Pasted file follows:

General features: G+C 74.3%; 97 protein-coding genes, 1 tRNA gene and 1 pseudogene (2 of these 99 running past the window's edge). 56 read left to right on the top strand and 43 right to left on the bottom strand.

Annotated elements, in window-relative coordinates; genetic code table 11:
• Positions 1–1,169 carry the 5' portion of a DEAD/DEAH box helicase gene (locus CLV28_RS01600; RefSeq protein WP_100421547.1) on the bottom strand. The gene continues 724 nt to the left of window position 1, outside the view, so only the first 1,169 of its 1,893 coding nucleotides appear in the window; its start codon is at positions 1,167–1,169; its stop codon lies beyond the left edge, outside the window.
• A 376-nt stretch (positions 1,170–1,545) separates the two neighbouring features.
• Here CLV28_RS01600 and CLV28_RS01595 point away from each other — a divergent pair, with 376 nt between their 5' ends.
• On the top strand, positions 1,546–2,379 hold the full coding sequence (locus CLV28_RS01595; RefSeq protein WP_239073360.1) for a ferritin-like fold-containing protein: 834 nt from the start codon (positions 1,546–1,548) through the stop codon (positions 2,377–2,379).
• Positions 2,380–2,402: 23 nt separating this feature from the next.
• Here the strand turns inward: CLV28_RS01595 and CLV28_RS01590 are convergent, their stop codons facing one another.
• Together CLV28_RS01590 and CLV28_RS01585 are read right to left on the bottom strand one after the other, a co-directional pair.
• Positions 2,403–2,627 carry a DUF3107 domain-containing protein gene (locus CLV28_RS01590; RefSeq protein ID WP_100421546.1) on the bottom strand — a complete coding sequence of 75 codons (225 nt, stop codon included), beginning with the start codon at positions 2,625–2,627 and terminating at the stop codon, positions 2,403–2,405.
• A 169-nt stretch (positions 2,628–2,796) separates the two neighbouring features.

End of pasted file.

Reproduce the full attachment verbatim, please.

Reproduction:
General features: G+C 74.3%; 97 protein-coding genes, 1 tRNA gene and 1 pseudogene (2 of these 99 running past the window's edge). 56 read left to right on the top strand and 43 right to left on the bottom strand.

Annotated elements, in window-relative coordinates; genetic code table 11:
• Positions 1–1,169 carry the 5' portion of a DEAD/DEAH box helicase gene (locus CLV28_RS01600; RefSeq protein WP_100421547.1) on the bottom strand. The gene continues 724 nt to the left of window position 1, outside the view, so only the first 1,169 of its 1,893 coding nucleotides appear in the window; its start codon is at positions 1,167–1,169; its stop codon lies beyond the left edge, outside the window.
• A 376-nt stretch (positions 1,170–1,545) separates the two neighbouring features.
• Here CLV28_RS01600 and CLV28_RS01595 point away from each other — a divergent pair, with 376 nt between their 5' ends.
• On the top strand, positions 1,546–2,379 hold the full coding sequence (locus CLV28_RS01595; RefSeq protein WP_239073360.1) for a ferritin-like fold-containing protein: 834 nt from the start codon (positions 1,546–1,548) through the stop codon (positions 2,377–2,379).
• Positions 2,380–2,402: 23 nt separating this feature from the next.
• Here the strand turns inward: CLV28_RS01595 and CLV28_RS01590 are convergent, their stop codons facing one another.
• Together CLV28_RS01590 and CLV28_RS01585 are read right to left on the bottom strand one after the other, a co-directional pair.
• Positions 2,403–2,627 carry a DUF3107 domain-containing protein gene (locus CLV28_RS01590; RefSeq protein ID WP_100421546.1) on the bottom strand — a complete coding sequence of 75 codons (225 nt, stop codon included), beginning with the start codon at positions 2,625–2,627 and terminating at the stop codon, positions 2,403–2,405.
• A 169-nt stretch (positions 2,628–2,796) separates the two neighbouring features.